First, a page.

We know this will come as a shock to many of you, but the cable giant Comcast has become synonymous among the general public with price hikes that squeeze customers for every extra cent available, and then some.

Indeed, the company has even been raising prices as much as it can at what you could argue is exactly the wrong time — a period when a growing number of customers are cutting the cord, saying goodbye to traditional pricey cable packages and going all-in on Internet-based TV. And now, along comes Minnesota’s attorney general, who on Friday filed a lawsuit against Comcast/Xfinity that lays a host of allegations at the company’s feet, like the notion that it’s overcharged thousands of customers for TV packages and even failed to come through on promised gift cards.

ABC News reports that the state’s attorney general Lori Swanson took more than two years to investigate the company before filing the suit because of what she says was a lack of cooperation from Comcast. Also, Swanson contends that Comcast started doing business as Xfinity some years ago to get out from under the poor reputation among customers that the Comcast brand enjoys. Her suit, among other things, asks a court to force Comcast to stop what Swanson contends are deceptive business practices.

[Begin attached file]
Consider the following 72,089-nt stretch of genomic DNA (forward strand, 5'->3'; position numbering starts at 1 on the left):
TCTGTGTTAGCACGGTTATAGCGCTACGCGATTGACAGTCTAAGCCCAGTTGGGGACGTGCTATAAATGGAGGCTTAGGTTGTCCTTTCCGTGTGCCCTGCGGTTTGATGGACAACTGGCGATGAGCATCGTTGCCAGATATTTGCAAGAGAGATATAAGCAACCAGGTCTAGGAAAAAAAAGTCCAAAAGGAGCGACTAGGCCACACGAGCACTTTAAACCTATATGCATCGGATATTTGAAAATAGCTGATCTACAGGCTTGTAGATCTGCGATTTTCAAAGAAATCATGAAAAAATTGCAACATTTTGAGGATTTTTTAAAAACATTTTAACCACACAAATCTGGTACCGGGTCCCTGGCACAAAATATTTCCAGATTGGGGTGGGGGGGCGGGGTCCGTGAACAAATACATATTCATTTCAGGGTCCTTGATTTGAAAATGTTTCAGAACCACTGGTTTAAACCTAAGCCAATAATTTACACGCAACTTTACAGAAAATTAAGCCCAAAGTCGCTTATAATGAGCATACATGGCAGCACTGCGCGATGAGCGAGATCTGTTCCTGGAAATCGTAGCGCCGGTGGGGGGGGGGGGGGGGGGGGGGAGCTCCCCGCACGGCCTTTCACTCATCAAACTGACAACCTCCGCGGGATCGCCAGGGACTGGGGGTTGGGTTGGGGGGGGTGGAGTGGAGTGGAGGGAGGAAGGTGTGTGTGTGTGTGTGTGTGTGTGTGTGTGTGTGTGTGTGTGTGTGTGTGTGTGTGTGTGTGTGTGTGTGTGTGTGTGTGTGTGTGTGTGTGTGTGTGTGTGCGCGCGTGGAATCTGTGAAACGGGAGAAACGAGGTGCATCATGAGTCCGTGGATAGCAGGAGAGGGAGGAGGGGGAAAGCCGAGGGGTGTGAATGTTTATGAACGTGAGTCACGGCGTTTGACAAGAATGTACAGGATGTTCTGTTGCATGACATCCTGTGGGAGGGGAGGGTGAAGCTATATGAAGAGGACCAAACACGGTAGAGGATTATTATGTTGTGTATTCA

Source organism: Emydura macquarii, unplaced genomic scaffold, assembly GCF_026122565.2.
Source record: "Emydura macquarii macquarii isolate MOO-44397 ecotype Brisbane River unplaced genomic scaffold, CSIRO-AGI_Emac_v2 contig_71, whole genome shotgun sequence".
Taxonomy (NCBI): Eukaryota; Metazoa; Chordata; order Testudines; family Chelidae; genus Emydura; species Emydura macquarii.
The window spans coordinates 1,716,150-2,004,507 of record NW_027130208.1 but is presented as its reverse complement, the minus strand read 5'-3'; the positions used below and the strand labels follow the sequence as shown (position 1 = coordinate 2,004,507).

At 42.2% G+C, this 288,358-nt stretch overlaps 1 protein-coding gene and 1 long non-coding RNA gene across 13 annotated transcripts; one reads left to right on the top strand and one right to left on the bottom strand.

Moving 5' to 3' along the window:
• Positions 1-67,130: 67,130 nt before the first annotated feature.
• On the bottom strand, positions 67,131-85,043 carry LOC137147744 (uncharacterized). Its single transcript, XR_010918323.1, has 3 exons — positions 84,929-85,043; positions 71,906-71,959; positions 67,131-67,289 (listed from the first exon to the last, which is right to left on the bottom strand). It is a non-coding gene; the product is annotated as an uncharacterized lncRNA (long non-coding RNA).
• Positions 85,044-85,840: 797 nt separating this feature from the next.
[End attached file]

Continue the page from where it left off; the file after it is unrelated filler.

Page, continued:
From ABC’s reporting: Swanson “said Comcast often promises customers fixed prices for a year or two for cable packages, then tacks on ‘an array of undisclosed fees’ that can jack up the bill by 30 percent or more. Comcast then raises those fees, Swanson said, pointing out that a fee charged to most customers for regional sports has gone up 700 percent since 2015, from $1 a month to $8 this year. That’s an additional $84 a year.

“‘It’s hard to shop around for cable services if the company is playing hide-the-ball on fees,’ Swanson told reporters.”

The report goes on to note Swanson pointing to other customers who got charged for equipment and services they didn’t order — some who got charged for those things even after turning them down. And that Comcast had failed to give thousands of customers promotional gift cards worth up to $300 in exchange for signing up with the company.

Comcast, of course, disputes the allegations in the suit. Explains company spokeswoman Jill Hornbacher in a statement: “We fully disclose all charges, fees and promotional requirements. The facts do not support the Minnesota Attorney General’s allegations and we’d like nothing more than to work collaboratively with the Minnesota Attorney General’s Office; however, they’ve raised complaints about matters that date back several years and have largely ignored our efforts to work together to address them.”

As the ABC report notes, Comcast also recently agreed to settle a case with similar allegations in Massachusetts. Comcast agreed as part that settlement to take steps including absorbing $950,000 in refunds or debt cancellations for more than 20,000 subscribers.